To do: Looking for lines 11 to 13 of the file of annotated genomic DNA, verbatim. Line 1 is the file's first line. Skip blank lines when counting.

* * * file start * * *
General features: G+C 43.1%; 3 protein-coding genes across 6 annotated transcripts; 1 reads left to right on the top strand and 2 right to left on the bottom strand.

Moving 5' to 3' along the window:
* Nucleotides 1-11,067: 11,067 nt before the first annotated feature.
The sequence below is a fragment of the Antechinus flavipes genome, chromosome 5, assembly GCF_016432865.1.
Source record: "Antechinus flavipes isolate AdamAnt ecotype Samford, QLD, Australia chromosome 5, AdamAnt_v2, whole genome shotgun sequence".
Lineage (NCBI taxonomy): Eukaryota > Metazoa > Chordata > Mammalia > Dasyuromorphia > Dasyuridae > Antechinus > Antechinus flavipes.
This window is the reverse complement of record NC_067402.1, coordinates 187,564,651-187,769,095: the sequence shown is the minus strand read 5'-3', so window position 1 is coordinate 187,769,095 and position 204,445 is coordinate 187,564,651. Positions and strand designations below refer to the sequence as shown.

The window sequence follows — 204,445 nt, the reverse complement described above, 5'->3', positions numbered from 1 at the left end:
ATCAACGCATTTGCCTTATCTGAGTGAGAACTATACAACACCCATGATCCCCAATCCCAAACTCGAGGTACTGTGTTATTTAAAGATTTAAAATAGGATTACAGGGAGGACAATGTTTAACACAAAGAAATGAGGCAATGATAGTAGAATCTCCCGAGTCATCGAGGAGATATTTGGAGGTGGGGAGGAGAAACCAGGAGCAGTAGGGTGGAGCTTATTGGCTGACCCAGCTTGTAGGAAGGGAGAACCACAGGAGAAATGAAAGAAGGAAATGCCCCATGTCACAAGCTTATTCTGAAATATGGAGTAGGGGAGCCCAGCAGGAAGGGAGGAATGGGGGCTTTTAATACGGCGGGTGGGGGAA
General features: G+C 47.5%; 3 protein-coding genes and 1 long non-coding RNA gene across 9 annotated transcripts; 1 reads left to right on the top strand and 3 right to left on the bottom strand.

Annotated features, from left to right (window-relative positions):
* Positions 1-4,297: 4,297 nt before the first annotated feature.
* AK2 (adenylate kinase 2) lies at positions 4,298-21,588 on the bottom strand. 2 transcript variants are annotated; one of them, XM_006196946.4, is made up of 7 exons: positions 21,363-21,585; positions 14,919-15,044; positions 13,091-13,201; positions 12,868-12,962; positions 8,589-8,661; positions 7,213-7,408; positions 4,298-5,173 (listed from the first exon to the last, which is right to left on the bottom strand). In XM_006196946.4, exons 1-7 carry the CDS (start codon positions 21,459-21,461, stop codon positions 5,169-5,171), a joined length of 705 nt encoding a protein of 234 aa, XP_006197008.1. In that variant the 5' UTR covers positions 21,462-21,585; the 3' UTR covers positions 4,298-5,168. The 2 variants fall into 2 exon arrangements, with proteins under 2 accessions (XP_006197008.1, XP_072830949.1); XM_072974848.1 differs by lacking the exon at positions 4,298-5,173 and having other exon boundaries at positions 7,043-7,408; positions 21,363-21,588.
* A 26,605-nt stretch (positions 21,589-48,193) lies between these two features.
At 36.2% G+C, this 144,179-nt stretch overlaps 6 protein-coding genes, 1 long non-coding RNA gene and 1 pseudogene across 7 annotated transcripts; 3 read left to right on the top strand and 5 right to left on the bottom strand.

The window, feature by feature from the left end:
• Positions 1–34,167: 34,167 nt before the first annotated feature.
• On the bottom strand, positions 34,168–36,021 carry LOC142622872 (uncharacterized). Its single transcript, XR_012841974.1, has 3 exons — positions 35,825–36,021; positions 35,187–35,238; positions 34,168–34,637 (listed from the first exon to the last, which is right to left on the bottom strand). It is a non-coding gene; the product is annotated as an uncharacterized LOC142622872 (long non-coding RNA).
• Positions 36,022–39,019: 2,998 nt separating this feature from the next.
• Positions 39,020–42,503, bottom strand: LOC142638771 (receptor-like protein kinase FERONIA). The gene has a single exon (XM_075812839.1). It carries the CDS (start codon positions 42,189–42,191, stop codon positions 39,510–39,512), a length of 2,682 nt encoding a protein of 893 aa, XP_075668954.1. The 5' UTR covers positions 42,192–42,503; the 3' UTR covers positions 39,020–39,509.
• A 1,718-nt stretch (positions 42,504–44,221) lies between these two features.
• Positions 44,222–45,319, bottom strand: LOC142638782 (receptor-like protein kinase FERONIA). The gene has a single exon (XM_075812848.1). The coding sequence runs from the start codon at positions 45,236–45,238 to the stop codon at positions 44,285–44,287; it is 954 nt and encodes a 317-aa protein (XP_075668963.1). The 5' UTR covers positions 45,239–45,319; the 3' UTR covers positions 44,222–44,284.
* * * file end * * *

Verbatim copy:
Annotated features, from left to right (window-relative positions):
* Positions 1-4,297: 4,297 nt before the first annotated feature.
* AK2 (adenylate kinase 2) lies at positions 4,298-21,588 on the bottom strand. 2 transcript variants are annotated; one of them, XM_006196946.4, is made up of 7 exons: positions 21,363-21,585; positions 14,919-15,044; positions 13,091-13,201; positions 12,868-12,962; positions 8,589-8,661; positions 7,213-7,408; positions 4,298-5,173 (listed from the first exon to the last, which is right to left on the bottom strand). In XM_006196946.4, exons 1-7 carry the CDS (start codon positions 21,459-21,461, stop codon positions 5,169-5,171), a joined length of 705 nt encoding a protein of 234 aa, XP_006197008.1. In that variant the 5' UTR covers positions 21,462-21,585; the 3' UTR covers positions 4,298-5,168. The 2 variants fall into 2 exon arrangements, with proteins under 2 accessions (XP_006197008.1, XP_072830949.1); XM_072974848.1 differs by lacking the exon at positions 4,298-5,173 and having other exon boundaries at positions 7,043-7,408; positions 21,363-21,588.